What does this all mean for insurance and the ability to claim on liability policies – will there be growing exclusions and limits to liability policies? Potentially yes, says Vallance, but it remains to be seen what this might look like. He notes that the Chancery Lane Project has developed a suite of climate insurance clauses but it is not yet clear whether insurers have begun to adopt these.

“The drive towards ESG disclosures will likely have an impact on underwriting appetite, with insurers needing to evidence that their book of business fits with their net-zero strategy. For example, Zurich Insurance Group announced last year that it will no longer underwrite new greenfield oil exploration projects unless ‘meaningful transition plans are considered to be in place’. From that, it can be foreseen that underwriting questionnaires will be increasingly ESG-focused, potentially leading to limits on liability and new exclusions,” he explained.

RPC’s James Wickes says that in the main, fit-for-purpose policies will provide coverage for climate-related claims and investigations. But he adds: “The key thing brokers will be looking out for is if insurers start to broaden out certain exclusions, such as the pollution exclusion. Also, we may well see insurers seek to sub-limit their exposure to certain insureds with a higher risk profile from a climate perspective.”

Specific climate risk policies
Does this mean that new specific policies aimed at climate risk will start to appear?

Clyde & Co’s Lawrence believes the entire market is still getting to grips with the scope of climate risk in all its facets – including liability risk – and says this will be “an ongoing and iterative process”. She adds: “As risks become delineated, there will be further understanding of what can be mitigated or what needs to be done to plot a transition pathway. The multifaceted nature of climate liability risk means that there needs to be engagement between all parts of the financial sector to lessen their exposure. Businesses will want to manage down their risk before it is transferred.”

Vallance says he doesn’t think new policies will appear immediately but new climate change clauses may begin to appear in general liability, environmental liability, product liability and D&O covers. “In time, we may begin to see specific climate change risk products. One such area might relate to insurance for legal defence costs arising from climate-activist litigation. As these are not claims for damage/injury, in theory there is no trigger for cover under the standard liability policies for legal defence costs. Depending on insurers’ appetite for risk, there is a potential gap for such a product,” he says.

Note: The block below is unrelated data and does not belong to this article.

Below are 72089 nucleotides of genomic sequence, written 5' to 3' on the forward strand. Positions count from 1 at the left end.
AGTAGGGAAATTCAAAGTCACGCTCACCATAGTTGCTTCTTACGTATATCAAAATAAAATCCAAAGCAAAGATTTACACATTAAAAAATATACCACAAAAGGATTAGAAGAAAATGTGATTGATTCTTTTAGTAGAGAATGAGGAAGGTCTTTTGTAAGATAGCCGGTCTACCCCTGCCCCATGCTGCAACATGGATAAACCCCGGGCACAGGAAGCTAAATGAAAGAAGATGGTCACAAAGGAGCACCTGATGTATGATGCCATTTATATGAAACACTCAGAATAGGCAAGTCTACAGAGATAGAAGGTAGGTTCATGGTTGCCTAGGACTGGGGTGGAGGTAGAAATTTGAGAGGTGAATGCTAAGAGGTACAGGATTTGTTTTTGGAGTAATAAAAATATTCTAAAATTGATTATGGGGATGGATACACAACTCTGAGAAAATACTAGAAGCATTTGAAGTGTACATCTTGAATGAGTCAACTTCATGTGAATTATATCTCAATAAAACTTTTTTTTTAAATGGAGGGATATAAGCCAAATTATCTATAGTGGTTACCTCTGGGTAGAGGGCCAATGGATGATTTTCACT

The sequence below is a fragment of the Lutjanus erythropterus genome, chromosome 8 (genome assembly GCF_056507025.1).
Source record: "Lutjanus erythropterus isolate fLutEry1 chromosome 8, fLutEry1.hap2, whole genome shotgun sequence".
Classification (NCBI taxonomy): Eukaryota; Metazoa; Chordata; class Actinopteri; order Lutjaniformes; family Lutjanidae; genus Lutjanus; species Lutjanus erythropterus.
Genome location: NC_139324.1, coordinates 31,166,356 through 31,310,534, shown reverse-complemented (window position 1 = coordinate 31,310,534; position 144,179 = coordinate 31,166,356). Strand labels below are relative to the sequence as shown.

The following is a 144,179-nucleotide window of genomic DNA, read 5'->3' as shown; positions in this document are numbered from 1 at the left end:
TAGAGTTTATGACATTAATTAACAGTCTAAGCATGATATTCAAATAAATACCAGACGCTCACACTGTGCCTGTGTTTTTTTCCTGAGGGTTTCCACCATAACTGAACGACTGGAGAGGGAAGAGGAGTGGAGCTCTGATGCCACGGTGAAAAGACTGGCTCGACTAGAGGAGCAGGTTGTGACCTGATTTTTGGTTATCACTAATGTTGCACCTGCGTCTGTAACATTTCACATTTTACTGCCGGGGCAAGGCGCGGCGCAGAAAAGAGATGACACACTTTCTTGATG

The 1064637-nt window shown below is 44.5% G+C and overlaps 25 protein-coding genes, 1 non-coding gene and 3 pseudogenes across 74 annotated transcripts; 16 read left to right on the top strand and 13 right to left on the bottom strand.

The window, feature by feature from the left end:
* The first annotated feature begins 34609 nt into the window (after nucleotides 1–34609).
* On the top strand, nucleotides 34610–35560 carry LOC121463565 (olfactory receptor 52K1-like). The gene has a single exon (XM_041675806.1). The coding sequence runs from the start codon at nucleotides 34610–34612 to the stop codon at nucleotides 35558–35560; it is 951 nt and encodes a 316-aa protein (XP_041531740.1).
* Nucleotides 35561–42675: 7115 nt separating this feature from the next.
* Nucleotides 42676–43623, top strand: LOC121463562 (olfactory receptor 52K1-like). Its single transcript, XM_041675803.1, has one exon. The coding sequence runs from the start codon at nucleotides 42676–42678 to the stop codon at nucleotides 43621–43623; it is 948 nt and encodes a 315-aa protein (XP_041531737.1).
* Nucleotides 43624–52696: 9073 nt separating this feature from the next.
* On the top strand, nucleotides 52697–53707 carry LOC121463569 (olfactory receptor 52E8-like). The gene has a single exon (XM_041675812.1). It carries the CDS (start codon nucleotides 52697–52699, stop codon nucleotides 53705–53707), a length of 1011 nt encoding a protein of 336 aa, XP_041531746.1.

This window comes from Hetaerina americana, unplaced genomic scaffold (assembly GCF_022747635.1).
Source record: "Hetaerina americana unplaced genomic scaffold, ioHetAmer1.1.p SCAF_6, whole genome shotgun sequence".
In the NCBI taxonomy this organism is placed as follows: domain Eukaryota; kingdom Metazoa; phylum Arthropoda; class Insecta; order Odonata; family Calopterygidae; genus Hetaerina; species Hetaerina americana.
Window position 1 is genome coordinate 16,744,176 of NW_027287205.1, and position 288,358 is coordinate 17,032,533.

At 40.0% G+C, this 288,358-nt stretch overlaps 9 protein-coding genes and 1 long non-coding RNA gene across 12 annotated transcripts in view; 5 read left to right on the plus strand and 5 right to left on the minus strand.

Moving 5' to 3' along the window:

Impact on D&O insurance
Perhaps the biggest and most immediate impact will be on D&O insurance. Lawrence says directors’ duties around climate risk are evolving and standards of care are rising, noting that there are already examples of climate claims being made against fiduciaries for investment decisions, disclosures or climate risk management.

Vallance says a key driver is ESG disclosure requirements. “While not yet mandatory across the board, they are increasingly the focus of scrutiny by climate activist shareholders looking to reveal greenwashing. In the context of climate activist litigation, through which companies are being forced to accelerate their net-zero strategies beyond what may be feasible, the climate change transition risk is being exacerbated, which will likely give rise to further derivative-type actions where companies fall short of their ESG targets,” he says.

ClientEarth’s claim against Shell may well motivate other investors to turn the magnifying glass on their own investments and, if they don’t like what they see, may shift their focus to the actions (or inactions) of the board, says Wickes.

“If it wasn’t apparent enough already, ESG must be high on the priority list for companies and their directors, who must ensure all risks are disclosed and managed adequately. Directors may want to establish a committee with responsibility for the company’s ESG objectives and developing their ESG policies, as well as future-proofing their strategies. One thing is for sure, investor relations and shareholder engagement are more important than ever. Boards that engage with and listen to their key stakeholders’ concerns will be better placed to navigate the growing risk of ESG-related shareholder actions,” he says.

He adds that boards and their D&O brokers will be expected to provide greater information and specificity on how companies are managing, disclosing and mitigating their ESG risks, while a lack of clarity and direction, especially from companies in the most exposed sectors to ESG risks, could make for some difficult renewals.